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Girls can, too:
Empowering women in code

Coding: no longer is it reserved for data team members or kid genius hackers from early 2000s box office movies.

staff contributor

March 31, 2022

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As everything becomes increasingly digital, the need to know how to code is becoming more and more integral, on par with learning a second language. It's another way to transmit information, to express oneself, and more ambitiously, change the world. However, if we take a look at who runs the tech sector, it's very clear: men are estimated to account for 91.7% of all developer jobs, followed by women at just over 5% and non-binary, genderqueer, or gender non-conforming individuals at 1.42%. But in a field that was initially founded by a woman (in 19th century England no kidding), why is it that women occupy only such a small percentage of developer roles?

We spoke with Kate Arthur, founder of Kids Code Jeunesse a charity focused on giving kids access to a digital skills education, about the power of code, why it's important to encourage equality, and how we can empower women to find their place in the tech world.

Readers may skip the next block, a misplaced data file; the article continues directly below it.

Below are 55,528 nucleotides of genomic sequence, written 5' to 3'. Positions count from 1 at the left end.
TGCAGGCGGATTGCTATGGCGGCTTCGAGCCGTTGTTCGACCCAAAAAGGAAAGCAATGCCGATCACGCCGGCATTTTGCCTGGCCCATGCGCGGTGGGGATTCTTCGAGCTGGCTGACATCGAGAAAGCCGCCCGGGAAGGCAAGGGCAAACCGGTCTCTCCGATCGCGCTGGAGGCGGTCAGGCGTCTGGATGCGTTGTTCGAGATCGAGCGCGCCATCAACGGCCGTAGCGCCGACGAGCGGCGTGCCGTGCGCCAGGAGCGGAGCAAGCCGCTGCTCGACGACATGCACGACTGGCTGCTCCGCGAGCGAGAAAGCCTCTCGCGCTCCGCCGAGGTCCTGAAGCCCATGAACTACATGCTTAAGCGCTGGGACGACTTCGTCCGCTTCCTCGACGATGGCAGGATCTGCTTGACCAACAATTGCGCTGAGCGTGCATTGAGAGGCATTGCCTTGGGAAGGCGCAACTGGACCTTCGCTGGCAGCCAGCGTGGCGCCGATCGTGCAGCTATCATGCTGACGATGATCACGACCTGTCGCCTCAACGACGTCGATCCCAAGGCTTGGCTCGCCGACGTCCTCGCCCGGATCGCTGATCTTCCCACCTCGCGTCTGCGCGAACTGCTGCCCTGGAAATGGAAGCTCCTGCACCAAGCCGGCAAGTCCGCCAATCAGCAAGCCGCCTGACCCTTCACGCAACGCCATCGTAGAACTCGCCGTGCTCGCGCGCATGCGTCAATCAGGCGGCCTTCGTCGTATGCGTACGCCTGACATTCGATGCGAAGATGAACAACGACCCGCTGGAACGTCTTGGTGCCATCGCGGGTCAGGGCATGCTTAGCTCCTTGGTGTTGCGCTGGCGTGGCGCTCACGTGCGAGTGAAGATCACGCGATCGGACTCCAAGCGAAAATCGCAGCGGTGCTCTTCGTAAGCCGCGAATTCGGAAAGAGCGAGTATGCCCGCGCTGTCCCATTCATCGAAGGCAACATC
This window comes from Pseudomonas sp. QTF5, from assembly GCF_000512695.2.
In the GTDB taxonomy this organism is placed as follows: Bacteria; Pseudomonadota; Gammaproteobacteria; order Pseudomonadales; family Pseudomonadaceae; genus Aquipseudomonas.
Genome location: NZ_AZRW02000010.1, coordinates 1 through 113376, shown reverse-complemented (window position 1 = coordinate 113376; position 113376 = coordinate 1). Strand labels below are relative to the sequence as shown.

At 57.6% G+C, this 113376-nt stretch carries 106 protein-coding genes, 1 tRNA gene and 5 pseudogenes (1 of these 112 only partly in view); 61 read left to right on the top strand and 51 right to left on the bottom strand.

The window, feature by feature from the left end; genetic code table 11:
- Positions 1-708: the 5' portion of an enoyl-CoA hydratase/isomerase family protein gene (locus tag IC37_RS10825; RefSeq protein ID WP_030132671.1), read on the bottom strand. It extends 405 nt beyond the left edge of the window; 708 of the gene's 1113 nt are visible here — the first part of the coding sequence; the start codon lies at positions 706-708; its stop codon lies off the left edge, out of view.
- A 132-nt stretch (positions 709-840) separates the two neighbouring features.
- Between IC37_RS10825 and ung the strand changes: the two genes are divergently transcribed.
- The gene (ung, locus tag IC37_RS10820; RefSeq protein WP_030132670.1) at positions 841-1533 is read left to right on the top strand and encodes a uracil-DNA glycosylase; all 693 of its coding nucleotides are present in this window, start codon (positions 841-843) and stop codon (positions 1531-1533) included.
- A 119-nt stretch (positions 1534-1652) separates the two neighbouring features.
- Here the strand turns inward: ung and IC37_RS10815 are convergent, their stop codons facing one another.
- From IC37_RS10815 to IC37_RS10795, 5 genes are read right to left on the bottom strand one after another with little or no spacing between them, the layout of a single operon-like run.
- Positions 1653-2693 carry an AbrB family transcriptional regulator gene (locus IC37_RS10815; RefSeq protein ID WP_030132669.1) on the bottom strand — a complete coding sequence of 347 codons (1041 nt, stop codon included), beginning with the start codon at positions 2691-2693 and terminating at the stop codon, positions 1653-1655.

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Putting our knit to the test:
Attempting to rip our impossibly resilient fabric.

Kate Arthur and her three daughters in STEM wear our Classic Sheer Tights.

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Putting our knit to the test:
Attempting to rip our impossibly resilient fabric.

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Kate Arthur and her three daughters in STEM wear our Classic Sheer Tights.

The making of the boys club

Fluently understanding code allows you to communicate in a new way and gives the ability to control a narrative in an extremely creative manner. In short, it's a new language, and those who learn it hold a certain amount of power. However, if you take a look at the tech world today, the majority of roles are occupied by men, meaning that they are the ones wielding that power. But coding was initially seen as 'women's work', on par with secretarial duties or even planning a dinner —so why has there been such a shift, with men leading the pack?